The point of the spreadsheet is to see patterns and pacing.

It’s worth mentioning that I do all of that also before and while writing my story. Whenever I get stuck, I go back to analysis because there’s usually a good reason why I’m stuck.

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That is pretty cool.
Thanks for sharing your editing process.

I can test it out to see if that will be something to consider.

Thanks again.

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Ok, I know I was being vague earlier about what my whole analysis is and that’s because it is quite a lot of information.

Here’s an example sheet that I used to analyze movie Sixth Sense (spoiler alert).

For my own projects, I do something like this but actually even more. Yup, I wasn’t kidding when I said intense, but I also enjoy this process.

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I like how crazy and amazing that setup is.
This is something you do for all of your novels, correct?

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Pretty much anything long-form. I wouldn’t go into this detail on a short story.

The more complex the story is, the more analysis it would take.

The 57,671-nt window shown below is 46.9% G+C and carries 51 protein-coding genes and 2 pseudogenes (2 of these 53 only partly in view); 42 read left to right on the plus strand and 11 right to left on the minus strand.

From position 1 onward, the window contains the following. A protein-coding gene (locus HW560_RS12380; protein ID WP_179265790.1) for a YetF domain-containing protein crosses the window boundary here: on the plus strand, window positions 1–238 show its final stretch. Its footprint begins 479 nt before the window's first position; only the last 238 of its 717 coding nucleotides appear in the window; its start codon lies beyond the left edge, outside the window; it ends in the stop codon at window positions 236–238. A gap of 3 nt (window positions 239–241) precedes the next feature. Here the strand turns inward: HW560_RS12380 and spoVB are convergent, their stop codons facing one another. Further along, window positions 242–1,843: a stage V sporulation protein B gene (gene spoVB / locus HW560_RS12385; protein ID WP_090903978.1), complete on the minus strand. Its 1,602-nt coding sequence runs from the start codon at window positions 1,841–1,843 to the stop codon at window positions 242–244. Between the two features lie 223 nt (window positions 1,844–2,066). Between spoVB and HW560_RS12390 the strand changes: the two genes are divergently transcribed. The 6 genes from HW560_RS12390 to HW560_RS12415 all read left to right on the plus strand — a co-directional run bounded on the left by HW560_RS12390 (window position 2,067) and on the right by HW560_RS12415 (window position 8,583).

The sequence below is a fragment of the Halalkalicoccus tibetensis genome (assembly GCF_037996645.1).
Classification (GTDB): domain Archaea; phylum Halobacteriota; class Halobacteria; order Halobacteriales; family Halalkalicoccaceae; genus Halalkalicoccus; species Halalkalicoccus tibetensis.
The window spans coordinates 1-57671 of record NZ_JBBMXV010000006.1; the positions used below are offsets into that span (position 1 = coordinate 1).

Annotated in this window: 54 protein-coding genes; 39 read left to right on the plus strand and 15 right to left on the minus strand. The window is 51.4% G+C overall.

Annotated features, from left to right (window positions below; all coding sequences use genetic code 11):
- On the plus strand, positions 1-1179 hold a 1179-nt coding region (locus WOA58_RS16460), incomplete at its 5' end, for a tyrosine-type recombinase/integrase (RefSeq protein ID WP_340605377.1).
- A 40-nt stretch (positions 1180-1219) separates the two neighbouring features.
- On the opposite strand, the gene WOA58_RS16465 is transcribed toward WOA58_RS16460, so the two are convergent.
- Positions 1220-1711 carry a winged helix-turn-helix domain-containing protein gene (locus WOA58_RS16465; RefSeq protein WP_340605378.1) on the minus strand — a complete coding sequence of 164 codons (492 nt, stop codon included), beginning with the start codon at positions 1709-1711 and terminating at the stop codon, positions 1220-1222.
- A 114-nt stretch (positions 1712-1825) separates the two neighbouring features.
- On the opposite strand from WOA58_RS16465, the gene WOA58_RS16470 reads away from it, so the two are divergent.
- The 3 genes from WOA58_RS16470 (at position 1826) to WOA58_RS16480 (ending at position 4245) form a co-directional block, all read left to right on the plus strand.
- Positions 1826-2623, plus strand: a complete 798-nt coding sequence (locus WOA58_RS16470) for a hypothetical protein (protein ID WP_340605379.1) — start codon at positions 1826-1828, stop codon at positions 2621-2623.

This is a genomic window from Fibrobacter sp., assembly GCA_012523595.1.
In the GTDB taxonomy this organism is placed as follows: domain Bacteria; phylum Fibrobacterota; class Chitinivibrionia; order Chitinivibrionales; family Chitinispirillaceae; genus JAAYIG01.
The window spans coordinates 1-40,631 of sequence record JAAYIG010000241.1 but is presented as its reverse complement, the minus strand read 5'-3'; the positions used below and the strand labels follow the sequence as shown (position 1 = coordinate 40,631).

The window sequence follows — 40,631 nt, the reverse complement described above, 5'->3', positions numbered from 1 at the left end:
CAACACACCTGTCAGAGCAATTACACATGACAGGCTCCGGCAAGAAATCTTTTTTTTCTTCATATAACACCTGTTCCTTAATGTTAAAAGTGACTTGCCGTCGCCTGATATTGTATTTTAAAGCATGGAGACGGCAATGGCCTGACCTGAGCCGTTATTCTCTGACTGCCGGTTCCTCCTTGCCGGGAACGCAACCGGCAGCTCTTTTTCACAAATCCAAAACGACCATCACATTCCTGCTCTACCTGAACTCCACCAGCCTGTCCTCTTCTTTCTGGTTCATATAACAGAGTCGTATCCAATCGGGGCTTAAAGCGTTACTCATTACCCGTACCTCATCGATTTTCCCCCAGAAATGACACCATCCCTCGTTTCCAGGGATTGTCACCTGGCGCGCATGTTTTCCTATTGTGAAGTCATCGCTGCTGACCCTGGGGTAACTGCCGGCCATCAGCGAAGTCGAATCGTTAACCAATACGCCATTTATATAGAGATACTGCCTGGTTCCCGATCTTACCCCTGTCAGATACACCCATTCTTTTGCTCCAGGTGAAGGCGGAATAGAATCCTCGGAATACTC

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Alrighty then!

I can do some highlighting as I read though…right?
Some readers like to annotate their books.

Sure.

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Printed copies give me something to write on without changing the original. Just directly editing the thing on computer is real-time things that I won’t forget to go back to because they are already done. Both angles are needed for something serious.

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Ive been printing things off and reading them out loud. Im not very good at editing so this is really hard for me, but ive found the editing group that I made has helped teach me a ton and im getting better already. But a hard copy is crucial for me when it comes to editing. For some reason for me if its on google docs i think its good.

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Most the time I just feel like this: TAMAKI GIF | Gfycat

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I just read it on my computer and make edits as I find errors. Then I back it up again, set it aside until I’m ready to read it again, then do the same until I can read through the whole thing without finding any mistakes. It also helps at that point to read chapters out of order, or to read the whole thing starting from the last chapter back to the beginning. ¯\_(ﭢ)_/¯

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I print out a copy, then read through it myself & read all the feedback from the Wattpad that people left. I correct on the paper copy. I also fill in any gaps left by the lack of descriptions or action sequences that miss parts etc. Or any other confusing stuff.